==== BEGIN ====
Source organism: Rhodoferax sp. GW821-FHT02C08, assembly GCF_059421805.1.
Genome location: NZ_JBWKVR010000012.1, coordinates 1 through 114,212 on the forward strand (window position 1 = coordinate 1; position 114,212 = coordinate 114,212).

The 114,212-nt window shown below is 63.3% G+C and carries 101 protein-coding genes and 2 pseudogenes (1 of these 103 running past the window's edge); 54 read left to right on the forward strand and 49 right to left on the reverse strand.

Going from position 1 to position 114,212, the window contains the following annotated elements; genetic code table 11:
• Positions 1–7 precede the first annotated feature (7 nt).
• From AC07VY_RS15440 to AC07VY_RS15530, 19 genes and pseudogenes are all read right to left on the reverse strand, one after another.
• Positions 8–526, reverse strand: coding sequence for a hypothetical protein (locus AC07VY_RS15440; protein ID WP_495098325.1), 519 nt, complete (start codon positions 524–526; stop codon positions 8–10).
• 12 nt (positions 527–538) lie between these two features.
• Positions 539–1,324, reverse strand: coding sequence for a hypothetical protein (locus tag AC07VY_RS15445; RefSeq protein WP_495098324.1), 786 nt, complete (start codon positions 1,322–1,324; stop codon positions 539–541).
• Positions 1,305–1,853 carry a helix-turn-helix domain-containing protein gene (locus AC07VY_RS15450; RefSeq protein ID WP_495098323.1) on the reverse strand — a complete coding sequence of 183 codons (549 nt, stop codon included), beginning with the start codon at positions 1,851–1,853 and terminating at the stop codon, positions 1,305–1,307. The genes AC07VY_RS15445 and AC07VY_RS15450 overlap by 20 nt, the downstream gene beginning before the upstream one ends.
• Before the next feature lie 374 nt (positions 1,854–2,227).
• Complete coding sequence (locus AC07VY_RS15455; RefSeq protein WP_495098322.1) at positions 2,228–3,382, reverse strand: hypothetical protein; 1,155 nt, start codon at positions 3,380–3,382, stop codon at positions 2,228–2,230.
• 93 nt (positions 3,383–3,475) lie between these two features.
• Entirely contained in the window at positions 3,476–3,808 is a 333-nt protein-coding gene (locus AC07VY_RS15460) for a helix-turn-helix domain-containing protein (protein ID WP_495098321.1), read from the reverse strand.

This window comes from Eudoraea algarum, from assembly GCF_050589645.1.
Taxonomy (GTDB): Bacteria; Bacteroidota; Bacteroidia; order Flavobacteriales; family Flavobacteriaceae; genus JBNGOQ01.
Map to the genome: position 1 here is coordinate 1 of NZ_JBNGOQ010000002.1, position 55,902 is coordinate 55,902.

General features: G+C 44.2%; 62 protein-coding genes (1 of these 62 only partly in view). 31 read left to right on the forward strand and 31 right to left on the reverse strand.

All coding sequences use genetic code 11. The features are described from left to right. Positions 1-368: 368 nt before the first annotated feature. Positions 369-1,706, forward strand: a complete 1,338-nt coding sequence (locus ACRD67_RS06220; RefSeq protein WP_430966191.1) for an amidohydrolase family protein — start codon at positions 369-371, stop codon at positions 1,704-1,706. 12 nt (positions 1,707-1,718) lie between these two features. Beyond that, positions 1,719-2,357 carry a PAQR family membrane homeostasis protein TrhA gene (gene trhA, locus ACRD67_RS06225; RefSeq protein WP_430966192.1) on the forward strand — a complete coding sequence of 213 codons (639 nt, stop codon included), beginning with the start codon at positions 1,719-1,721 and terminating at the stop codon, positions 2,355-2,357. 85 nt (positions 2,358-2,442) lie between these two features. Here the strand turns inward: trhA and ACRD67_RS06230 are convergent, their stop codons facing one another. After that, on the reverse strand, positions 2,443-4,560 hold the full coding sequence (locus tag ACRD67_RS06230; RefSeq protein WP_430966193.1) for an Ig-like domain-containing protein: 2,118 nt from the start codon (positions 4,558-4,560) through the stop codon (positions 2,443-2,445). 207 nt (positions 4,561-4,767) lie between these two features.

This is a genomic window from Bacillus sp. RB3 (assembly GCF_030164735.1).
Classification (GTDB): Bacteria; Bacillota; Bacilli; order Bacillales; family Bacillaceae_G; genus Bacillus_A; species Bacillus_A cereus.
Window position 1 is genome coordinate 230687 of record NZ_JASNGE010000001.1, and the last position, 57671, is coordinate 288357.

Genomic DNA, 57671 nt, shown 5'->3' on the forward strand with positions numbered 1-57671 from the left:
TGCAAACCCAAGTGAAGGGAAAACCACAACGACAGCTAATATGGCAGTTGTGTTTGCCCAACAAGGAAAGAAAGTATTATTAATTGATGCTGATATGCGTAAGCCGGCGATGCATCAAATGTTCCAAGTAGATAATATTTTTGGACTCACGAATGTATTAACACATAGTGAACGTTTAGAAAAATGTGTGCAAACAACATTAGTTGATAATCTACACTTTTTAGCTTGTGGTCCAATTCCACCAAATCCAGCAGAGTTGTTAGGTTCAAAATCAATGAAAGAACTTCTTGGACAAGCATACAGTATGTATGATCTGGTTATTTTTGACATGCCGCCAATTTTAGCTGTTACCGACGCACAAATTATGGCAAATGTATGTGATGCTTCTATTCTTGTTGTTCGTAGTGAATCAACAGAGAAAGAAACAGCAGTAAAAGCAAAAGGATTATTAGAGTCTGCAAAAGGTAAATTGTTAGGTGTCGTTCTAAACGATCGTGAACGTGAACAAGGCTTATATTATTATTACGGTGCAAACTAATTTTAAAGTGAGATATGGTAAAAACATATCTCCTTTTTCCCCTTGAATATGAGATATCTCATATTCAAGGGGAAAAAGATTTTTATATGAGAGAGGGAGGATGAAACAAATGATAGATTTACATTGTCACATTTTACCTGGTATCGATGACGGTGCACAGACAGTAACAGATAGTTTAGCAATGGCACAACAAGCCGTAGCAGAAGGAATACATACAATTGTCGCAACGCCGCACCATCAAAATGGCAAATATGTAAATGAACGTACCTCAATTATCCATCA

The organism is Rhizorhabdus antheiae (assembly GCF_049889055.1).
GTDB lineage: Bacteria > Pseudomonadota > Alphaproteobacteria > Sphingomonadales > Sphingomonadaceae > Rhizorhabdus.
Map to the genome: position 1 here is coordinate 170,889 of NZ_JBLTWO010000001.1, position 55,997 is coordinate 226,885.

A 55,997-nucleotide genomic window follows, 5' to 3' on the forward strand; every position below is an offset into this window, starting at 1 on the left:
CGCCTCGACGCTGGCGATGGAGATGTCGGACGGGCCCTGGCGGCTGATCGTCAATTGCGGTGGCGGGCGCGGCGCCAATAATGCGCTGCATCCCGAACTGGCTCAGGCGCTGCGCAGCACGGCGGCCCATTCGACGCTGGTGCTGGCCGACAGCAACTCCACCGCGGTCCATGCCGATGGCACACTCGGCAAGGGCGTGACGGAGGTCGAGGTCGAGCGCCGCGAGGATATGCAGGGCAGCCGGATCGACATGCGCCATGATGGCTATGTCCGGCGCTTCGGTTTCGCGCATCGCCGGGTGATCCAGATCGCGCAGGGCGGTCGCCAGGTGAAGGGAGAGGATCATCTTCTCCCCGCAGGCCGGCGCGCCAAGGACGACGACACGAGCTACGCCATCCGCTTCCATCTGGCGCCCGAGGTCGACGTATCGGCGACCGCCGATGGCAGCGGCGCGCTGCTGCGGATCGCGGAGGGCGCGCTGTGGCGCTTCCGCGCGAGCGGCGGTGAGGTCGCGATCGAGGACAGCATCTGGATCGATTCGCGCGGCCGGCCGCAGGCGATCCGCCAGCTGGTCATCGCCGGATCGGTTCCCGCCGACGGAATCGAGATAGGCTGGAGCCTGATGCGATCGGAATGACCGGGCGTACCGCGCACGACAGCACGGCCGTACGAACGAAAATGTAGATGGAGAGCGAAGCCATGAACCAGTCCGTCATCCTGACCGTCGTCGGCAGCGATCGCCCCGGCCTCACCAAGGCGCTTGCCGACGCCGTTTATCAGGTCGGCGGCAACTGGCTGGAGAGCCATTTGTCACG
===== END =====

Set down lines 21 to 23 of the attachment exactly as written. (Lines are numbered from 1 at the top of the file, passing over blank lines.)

Classification (GTDB): Bacteria; Bacillota; Bacilli; order Bacillales; family Bacillaceae_G; genus Bacillus_A; species Bacillus_A cereus.
Window position 1 is genome coordinate 230687 of record NZ_JASNGE010000001.1, and the last position, 57671, is coordinate 288357.

Genomic DNA, 57671 nt, shown 5'->3' on the forward strand with positions numbered 1-57671 from the left: